Meet Canada’s greenhouse gas detectives

With a few creative hacks, the Flux Lab has transformed a lab bench gas analyzer into a mobile tool they’re using to measure emissions from pipeline leaks, landfills and melting permafrost in the field
St. Francis Xavier University
Nova Scotia
A young researcher wearing a hardhat sits in the driver’s seat of a vehicle, typing on a laptop.

For millennia, frozen Arctic soils have kept vast stores of methane locked away. Today, rising global temperatures are thawing the permafrost, releasing potent greenhouse gases (GHG). And that, in turn, contributes to further climate change.

Dave Risk, a researcher at St. Francis Xavier University in Antigonish, N.S., wanted to find out just how big the problem was. But for that, he needed a tool.

In 2008 and 2009, Risk and his colleague Lisa Kellman acquired two CFI-funded gas analyzers: highly sensitive benchtop machines worth $100,000 a piece. Risk transformed them into mobile units he could strap onto a truck or snowmobile, complete with batteries and power inverters to operate off-grid. The hack proved successful.

Since then, Risk and his team at the Flux Lab have used the equipment to collect crucial data across Canada’s North, as well as Alaska, Norway and Antarctica. And measuring permafrost emissions was just the beginning.

Green banner promoting the CFI's "Ready for a changing world" campaign.

Monitoring the success of carbon storage

By 2010, they were fielding calls from oil and gas companies. The industry was eyeing carbon capture and storage as a way to reduce its GHG emissions. But would the carbon dioxide they stashed underground in those geological vaults stay put?

The Flux Lab’s technology could provide the answer.

Their analyzers work by firing infrared light through a gas sample and measuring how much gets absorbed. Because different gases absorb different wavelengths, the tool can distinguish between different types of emissions. It can even determine whether a particular gas comes from natural or industrial sources, thanks to small differences in isotopes.

“We can say, oh, that’s methane from a wetland or that’s methane from a farm, and then that's methane from an oil and gas facility,” Risk explains.

For example, when a Saskatchewan farmer attracted national attention in 2011 by claiming gases from a nearby carbon storage facility were bubbling up in his pond, Risk was able to determine the source was more likely fertilizer runoff from nearby corn fields. In the process, he cemented his reputation as an expert in emissions measurement.

Tracking leaks from oil and gas pipelines

Headshot of Dave Risk.

That success paved the way for a multi-year project beginning in 2015 to measure another source of emissions in the oil and gas sector: stray gases leaking from pipelines.

The standard approach had been to place a bag over a valve, measure the amount of gas it collects, and then multiply the result by the number of valves across the network. It’s the same kind of extrapolation used to calculate GHG emissions from most industrial sources.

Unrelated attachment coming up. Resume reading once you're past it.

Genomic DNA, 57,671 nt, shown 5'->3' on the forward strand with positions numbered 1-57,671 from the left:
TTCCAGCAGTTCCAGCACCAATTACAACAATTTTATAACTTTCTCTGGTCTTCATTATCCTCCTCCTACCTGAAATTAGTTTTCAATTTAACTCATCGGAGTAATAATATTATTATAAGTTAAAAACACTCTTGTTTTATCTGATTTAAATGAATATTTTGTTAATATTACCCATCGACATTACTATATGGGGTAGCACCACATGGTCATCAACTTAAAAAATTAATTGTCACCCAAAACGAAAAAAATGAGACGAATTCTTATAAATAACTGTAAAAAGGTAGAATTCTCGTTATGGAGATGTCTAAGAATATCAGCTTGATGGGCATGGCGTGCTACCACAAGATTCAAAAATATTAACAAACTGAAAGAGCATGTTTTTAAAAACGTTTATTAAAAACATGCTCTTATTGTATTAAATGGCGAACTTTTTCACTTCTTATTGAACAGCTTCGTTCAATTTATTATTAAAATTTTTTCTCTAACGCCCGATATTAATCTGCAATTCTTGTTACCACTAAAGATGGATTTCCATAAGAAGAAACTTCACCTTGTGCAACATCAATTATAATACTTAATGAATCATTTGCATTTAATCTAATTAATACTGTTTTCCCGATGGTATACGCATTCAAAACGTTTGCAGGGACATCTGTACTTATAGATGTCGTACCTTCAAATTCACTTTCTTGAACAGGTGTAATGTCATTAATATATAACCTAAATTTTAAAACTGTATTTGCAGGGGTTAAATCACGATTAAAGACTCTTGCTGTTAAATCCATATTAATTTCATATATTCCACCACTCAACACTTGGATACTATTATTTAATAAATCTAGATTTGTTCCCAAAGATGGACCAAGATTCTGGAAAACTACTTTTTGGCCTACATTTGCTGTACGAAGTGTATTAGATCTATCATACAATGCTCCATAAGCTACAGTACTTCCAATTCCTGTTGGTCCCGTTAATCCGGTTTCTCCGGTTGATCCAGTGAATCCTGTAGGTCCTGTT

But that fails to account for faulty valves responsible for the bulk of emissions. “It’s the components that don’t work that are a real problem,” says Risk. “Usually about 80 percent of the emissions come from 10 or 20 percent of the components.”

The Flux Lab team loaded their mobile analyzers onto trucks and set off on a field study to collect huge numbers of samples. “We’ve been to about 15,000 oil and gas sites, or maybe 20,000,” Risk says. “A lot.” The results revealed emissions from leaks from wellsites were significantly higher than earlier estimates suggested.

Mapping methane from landfills

More recently, they have turned their attention to landfills — a major source of atmospheric methane. Like pipeline emissions, the data on landfill emissions were essentially guesstimates, and both Environment Canada and the U.S. Environmental Protection Agency are extremely hungry for new measurement methodologies, Risk explains. So in 2022, the federal government recruited the Flux Lab to undertake the first national study.

After hauling their equipment to 120 landfills across the country, Risk’s team concluded that emissions are in line, or maybe even lower, than suggested. That data — like their earlier oil and gas site data — is now being used to inform regulations, identify the easiest place to make reductions, and help operators achieve new emissions targets.

Mastering emissions monitoring

Headshot of Chelsie Hall.

For Chelsie Hall, the Flux Lab’s research operations manager, the ability to provide accurate and unbiased data to government, industry and nongovernmental organizations alike has played a key role in the lab’s success. “One of the biggest things that we can contribute is being a trusted source of information,” she says.

The right team is also crucial. Today, Flux Lab boasts more than 30 members. Many of them are students, whose hands-on experience with environmental gas monitoring has made them hot commodities for would-be employers. “It’s hard for us to keep them to finish their degrees, to be honest,” says Hall. “There’s such a demand for this type of training and skill.”

Finally, she adds, none of their wins would have been possible without the right tools and research infrastructure in place — including the CFI-funded equipment. “It was a big stepping stone to be able to acquire those analyzers,” says Hall. “It was really pivotal in allowing us to accelerate.”

And thanks to their mobile solutions, Flux Lab researchers plan to continue raising the bar on emission monitoring — whether it’s by truck, drone, airplane, boat or the back of a snowmobile.

It was a big stepping stone to be able to acquire those analyzers … It was really pivotal in allowing us to accelerate.”

— Chelsie Hall, Research Operations Manager, Flux Lab